The Art of 'OK'

With the natrual light in the studio somewhat darkened by a few clouds most of the day, I was unable to do what has been on my to-do list for two weeks: photograph new work for the website. Instead I stole a few moments to draw, curled up in the seductively beckoning new cushions on my grandmother's relatively ancient porch swing.

We're just a week or so past the time of year when all of Atlanta looks like a three dimensional Monet painting, daubed with dusky tones of creams, mauves, and lavenders in the form of blooming honeysuckle, dogwoods, azaleas, and wisteria on top of the emerging greens that have now come to dominate the landscape once more. After months of gnarled naked trees that make my soul long for lushness, it's funny that what I should choose to draw was merely the tangle of branches high up in the trees at the end of my back yard without their covering of leaves. Perhaps they are simply easier to draw that way, or perhaps I am just a complete geek armed with a pin-point sharpened drafting pencil, and shading dramatic tones of dark and light graphite until a shape pops off the page is my idea of a good time.

Moments like those in my jam packed life are stolen guiltily yet with determination from my oh so disciplined psyche, surrounded with too much work, the constant call of "Mommy!" and a house that is perpetually in a state of reorganization and decorating (not all that clean and with no room fully painted after 9-1/2 years of living here). Skyler was at one with his electronic inventor's kit, so I could actually listen to the sounds of flapping wings, bird calls, a lady across the side street ranting about her job, and a seriously mammoth sounding frog somewhere around my pond, the sounds of inner city nature.

All was serene until I started writing, and Skyler came proudly running in the studio with his newly constructed AM radio. "Wow, okay!" I said, "great job!!!" It even had a volume control. That child, however, does not. He's a talking, building, drawing, writing, navigating whirlwind, every action done with maximum velocity and determination. He also believes that every single statement, question, command, or general bit of small talk uttered by an adult is ample reason to flaunt his negotiations skills, which are nothing less than exhausting to engage. I remember that tiny fighting preemie in the NICU and tell myself his start in life imprinted as surely as a baby chick's first seeing its mama, and I remind myself of my mantra: If he's okay, then everything is okay.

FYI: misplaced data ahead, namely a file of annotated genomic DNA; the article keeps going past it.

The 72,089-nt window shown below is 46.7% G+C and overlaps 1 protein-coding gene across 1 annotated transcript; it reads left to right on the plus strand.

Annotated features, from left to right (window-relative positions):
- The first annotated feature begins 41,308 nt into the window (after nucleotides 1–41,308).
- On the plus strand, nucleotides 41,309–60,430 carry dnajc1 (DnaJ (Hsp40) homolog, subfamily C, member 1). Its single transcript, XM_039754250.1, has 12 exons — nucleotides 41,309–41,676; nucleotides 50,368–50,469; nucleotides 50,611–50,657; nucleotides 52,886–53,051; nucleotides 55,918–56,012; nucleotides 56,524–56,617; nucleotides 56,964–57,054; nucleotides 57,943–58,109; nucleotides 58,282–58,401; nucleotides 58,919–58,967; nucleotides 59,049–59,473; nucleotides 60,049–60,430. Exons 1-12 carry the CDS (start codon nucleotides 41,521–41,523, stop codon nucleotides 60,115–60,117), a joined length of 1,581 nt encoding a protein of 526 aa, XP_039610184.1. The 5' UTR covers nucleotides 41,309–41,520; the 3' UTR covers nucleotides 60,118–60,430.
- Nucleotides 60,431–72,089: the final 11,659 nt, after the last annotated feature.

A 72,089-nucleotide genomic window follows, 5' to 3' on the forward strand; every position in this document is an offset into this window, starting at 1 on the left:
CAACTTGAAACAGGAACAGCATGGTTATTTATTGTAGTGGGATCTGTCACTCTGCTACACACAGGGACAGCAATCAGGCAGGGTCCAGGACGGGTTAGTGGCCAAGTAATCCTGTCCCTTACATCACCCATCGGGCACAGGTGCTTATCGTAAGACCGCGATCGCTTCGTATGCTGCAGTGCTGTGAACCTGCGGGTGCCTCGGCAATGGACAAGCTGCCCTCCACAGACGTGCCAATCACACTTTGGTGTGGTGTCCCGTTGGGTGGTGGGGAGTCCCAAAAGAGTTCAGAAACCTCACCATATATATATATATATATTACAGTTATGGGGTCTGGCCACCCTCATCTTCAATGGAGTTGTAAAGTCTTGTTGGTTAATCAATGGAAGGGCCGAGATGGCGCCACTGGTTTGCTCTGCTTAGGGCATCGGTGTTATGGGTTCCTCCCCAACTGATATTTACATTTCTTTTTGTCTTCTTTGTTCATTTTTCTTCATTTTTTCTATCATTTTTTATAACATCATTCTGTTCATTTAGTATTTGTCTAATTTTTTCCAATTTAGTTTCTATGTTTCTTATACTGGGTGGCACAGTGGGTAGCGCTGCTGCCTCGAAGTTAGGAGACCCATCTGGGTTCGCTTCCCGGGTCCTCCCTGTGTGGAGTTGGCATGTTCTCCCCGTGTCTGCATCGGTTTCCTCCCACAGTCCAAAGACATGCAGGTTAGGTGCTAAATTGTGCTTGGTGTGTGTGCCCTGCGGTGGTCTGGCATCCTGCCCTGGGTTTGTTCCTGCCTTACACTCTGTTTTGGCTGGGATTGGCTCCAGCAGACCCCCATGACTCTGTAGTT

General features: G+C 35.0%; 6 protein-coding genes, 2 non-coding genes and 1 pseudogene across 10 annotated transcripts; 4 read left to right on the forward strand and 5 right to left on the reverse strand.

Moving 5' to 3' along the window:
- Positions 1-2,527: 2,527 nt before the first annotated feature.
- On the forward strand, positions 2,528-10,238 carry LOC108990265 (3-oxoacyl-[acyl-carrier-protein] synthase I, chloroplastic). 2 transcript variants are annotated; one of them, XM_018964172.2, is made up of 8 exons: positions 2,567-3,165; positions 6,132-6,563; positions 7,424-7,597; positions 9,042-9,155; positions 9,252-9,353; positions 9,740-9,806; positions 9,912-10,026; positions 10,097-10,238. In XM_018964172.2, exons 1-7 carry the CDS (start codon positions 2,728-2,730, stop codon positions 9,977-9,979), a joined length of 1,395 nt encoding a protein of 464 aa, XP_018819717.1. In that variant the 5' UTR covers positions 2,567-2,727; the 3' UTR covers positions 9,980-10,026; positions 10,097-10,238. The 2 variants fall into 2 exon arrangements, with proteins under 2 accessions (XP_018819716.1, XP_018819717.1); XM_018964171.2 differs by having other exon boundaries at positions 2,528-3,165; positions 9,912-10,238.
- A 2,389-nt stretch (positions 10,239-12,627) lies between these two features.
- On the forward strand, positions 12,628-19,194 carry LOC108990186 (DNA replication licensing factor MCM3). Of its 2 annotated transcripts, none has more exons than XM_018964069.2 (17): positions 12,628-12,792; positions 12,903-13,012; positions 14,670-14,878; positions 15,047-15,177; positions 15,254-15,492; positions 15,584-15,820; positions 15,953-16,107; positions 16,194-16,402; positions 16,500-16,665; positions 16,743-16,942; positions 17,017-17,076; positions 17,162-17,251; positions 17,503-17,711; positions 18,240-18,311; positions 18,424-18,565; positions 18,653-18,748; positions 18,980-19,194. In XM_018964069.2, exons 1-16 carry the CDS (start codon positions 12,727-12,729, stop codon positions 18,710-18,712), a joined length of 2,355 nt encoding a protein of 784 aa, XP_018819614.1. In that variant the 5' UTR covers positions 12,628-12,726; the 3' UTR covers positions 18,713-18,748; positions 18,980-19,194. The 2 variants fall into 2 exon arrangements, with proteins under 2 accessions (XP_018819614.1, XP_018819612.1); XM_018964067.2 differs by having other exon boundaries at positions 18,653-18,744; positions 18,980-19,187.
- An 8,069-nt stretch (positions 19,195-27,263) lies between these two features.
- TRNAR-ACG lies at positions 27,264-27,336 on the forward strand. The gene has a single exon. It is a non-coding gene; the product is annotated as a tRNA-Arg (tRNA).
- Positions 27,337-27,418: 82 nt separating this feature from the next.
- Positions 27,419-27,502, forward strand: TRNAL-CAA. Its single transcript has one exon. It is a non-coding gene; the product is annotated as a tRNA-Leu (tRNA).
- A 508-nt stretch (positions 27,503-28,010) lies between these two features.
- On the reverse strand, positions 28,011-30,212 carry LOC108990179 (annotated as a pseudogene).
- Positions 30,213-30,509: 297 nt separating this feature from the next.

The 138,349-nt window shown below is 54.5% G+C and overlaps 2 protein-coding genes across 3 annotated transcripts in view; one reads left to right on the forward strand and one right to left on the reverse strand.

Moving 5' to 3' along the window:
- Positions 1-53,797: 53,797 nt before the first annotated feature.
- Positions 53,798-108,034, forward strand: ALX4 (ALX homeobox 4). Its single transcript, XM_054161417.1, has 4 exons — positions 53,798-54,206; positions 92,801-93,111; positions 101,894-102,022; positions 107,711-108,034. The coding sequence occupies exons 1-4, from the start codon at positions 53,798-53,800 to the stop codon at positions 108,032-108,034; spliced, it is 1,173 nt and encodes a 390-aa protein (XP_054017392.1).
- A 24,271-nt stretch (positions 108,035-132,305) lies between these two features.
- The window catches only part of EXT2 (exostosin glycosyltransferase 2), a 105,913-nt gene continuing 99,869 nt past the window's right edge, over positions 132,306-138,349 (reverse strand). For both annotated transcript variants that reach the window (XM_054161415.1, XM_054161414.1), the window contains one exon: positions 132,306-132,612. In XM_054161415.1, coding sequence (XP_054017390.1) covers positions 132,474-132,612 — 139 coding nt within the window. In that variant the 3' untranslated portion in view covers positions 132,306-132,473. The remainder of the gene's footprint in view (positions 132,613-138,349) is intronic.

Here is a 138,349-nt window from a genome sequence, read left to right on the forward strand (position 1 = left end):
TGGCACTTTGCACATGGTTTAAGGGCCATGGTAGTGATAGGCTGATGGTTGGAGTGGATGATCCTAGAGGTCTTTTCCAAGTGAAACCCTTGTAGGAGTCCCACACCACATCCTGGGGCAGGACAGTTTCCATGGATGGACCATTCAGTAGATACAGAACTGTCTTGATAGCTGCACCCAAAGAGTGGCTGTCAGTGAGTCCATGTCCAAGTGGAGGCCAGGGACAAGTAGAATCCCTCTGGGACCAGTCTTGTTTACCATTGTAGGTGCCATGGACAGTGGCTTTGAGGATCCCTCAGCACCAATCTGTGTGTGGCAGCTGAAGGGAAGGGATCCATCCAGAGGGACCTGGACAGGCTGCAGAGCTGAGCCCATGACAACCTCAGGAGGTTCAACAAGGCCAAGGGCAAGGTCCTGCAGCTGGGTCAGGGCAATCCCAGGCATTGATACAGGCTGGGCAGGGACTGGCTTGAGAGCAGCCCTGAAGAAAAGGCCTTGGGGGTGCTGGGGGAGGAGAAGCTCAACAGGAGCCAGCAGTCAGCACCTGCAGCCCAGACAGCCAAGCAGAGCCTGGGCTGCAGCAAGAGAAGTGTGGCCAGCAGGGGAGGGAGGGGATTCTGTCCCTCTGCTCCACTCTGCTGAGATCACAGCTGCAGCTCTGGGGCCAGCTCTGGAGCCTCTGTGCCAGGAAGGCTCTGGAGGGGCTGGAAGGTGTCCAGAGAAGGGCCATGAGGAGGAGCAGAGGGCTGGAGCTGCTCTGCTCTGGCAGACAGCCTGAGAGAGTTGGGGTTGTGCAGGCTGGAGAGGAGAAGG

In the face of such constant arguing (or contradiction) I have learned the hard way how to appear agreeable for my mental health and stability. It's fun to watch my partner beginning to learn these essential skills of parenting, the first of which is the necessity of the response, "okay." "Okay" is the ultimate survival tool in a parent's arsenal of a mental toolbox. I'm not talking about little Johnny running rampant in a restaurant while his parent(s) blithely ignore(s) his antics and pretend that everything is okey-dokey. I'm referring to soliloquies constantly projected from the back seat that proclaim things like which shortcut we should take through traffic and how we can't possibly go to parkday a week from Friday because The Weather Channel has predicted slight scattered showers in its long range forecast. To survive with the last shred of one's sanity intact, the adult's response should never be, "Well, that's a long way away, and The Weather Channel might change their forecast as the day gets closer." No, the only correct response is, "Okay," and then deal with the situation and little Hamlet's possible adjustment to change come the aforementioned Friday morning.